For April Mullen, Wander was a passion project five years in the making. Filmed in the small town of Carrizozo, New Mexico, I spoke to the director about what it took to get her film finally made. The film follows a private investigator Arthur Bretnik (Aaron Eckhart), who co-hosts a conspiracy podcast with his partner Jimmy Cleats (Tommy Lee Jones). Arthur is in an uphill battle with reality and his paranoid delusions following a string of deaths that end up tied to his daughter's death. Mullen spoke about the process of getting into his head and world.
"My longtime writing partner (Tim Doiron) and I came up with the concept and we built the script from the ground up," Mullen said. "I had five years of running shots in my head with the ideal settings, how the film would feel, and to incorporate the world of Arthur's head. Also, I wanted to grasp the vastness of the landscape of New Mexico. There was a lot of planning and development of the project. I'm coming from a first-person narrative where you only see through Arthur's perspective and opening the film up to have other characters to make it more commercial and viable for audiences."
Mullen attributes the film's delay in struggling to secure the financing. "It was a wild ride," she continued. "Five years is dreadfully long to finally come to the finish line, I feel so blessed to have the kind of material, the world that is Wander as dark as it was. It had a lot of hope and free spirit with the silent warrior finally being heard at the end of the film. It was something I really felt to have a gift material for so long." While the film at times evokes shades of Christopher Nolan and David Lynch, it was Adrian Lyne's Jacob's Ladder (1990) that played a part in inspiring her to create the film. "Film noir like Chinatown (1974) and those like One Flew Over the Cuckoo's Nest (1974) played parts in the inspiration," Mullen said. "I try to draw from the truth when it comes to those characters and what's happening around us. The first time Aaron Eckhart read the script, he really resonated with the main character and had a lot of freedom on set. He had great ideas and brought a lot to the table."
When it came to picking locations, there was no question Carrizozo was the ideal stand-in for the town of Wander. "This is a little town that became a huge personality of the film," Mullen explained. "I never would have dreamt that we found a town so perfect. When we were writing Wander, we knew we needed to find a town ideally for New Mexico because of the history of (Project) MKUltra and conspiracy in general, but we never dreamt that we find something so perfect. The town of Carrizozo opened their homes, their high schools, motels, and their one restaurant. We lived there for four months."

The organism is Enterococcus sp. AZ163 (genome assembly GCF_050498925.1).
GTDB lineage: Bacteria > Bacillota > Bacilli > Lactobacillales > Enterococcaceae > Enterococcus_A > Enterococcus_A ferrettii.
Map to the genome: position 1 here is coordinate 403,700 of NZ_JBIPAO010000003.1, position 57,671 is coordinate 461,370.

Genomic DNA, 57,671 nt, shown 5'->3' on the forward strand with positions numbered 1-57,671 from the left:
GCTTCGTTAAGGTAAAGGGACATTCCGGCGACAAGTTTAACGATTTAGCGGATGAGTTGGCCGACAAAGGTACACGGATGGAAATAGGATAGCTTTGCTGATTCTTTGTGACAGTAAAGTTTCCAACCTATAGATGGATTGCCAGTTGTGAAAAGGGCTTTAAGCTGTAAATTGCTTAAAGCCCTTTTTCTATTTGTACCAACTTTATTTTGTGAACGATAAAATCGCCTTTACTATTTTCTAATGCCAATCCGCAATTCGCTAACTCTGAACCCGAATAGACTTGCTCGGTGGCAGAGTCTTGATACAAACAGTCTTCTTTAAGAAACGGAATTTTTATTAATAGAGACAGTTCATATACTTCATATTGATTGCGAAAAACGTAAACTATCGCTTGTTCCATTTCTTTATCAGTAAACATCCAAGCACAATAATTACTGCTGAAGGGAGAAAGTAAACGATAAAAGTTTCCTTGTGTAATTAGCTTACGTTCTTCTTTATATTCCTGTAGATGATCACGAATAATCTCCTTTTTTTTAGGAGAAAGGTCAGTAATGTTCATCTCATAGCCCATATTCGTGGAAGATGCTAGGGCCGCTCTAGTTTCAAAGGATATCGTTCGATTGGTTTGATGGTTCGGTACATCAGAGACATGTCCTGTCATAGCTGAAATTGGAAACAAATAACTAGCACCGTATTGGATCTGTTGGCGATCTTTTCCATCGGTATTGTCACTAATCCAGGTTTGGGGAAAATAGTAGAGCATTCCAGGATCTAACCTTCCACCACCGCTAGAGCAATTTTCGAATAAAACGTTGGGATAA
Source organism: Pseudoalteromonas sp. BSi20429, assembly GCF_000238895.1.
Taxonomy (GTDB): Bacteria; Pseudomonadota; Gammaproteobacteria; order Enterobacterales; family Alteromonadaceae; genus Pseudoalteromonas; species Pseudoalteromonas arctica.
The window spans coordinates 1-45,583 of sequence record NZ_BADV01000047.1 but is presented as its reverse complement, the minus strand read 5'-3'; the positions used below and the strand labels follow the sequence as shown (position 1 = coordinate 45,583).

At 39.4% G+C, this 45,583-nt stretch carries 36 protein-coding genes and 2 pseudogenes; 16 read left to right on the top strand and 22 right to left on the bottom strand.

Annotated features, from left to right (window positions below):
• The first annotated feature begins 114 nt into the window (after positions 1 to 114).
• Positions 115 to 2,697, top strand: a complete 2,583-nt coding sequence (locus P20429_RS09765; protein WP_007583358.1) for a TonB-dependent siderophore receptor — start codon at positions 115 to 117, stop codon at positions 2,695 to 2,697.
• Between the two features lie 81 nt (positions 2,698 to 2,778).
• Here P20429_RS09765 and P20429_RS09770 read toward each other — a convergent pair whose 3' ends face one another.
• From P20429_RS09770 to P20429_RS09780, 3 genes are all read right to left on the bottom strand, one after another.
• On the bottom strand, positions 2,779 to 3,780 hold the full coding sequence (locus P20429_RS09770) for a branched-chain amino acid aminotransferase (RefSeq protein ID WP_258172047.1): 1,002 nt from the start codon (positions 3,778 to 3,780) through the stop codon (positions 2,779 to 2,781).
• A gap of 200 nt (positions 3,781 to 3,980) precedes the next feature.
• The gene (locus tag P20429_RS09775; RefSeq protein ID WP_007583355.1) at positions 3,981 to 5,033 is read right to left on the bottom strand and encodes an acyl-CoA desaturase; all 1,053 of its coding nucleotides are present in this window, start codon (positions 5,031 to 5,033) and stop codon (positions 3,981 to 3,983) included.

Mullen said bringing stars like Eckhart, Jones, Katheryn Winnick, and Heather Graham became the personal motivations for each actor to play characters against type. "It was an amazing day when everybody sort of came together and I realize these were all big legendary Hollywood stars who had a lot to offer and prolific careers," she said. "What struck me and instantly inspired me was as an indie filmmaker as they were all there because they loved the work. They love what they do. They found these stories so original and the concept so new. They came with their indie pants on. They were so invested in the project. They're all playing opposite of what they normally play, which I think they found invigorating. They wanted to dive into those voices that come from within themselves. That was something really unique to Wander and I found that to be a huge blessing."
When it comes to the difference between shooting an indie film compared to studio television, Mullen said quite simply the ability to be innovative. "Diving into TV, it's always run and gun," she said. "One of the benefits of TV is the resources to help you deliver the episode at the end of the day. You have 7-14 days to shoot it whereas, for Wander, we had 20 days. We got to experiment with some unique shots along with my production designer become really innovative. The first shot of the film is a one-shot deal where we start at the back of a pickup truck where our steady cam is set up and secured via a safety rig. We unhooked him and he went around going up to a walk-on and walk-off crane he made himself. When doing an independent film, you have to be really innovative on how you achieve the new kinds of ideas and shots you want."
Wander is currently in theatres, on-demand, and digital from Saban Films.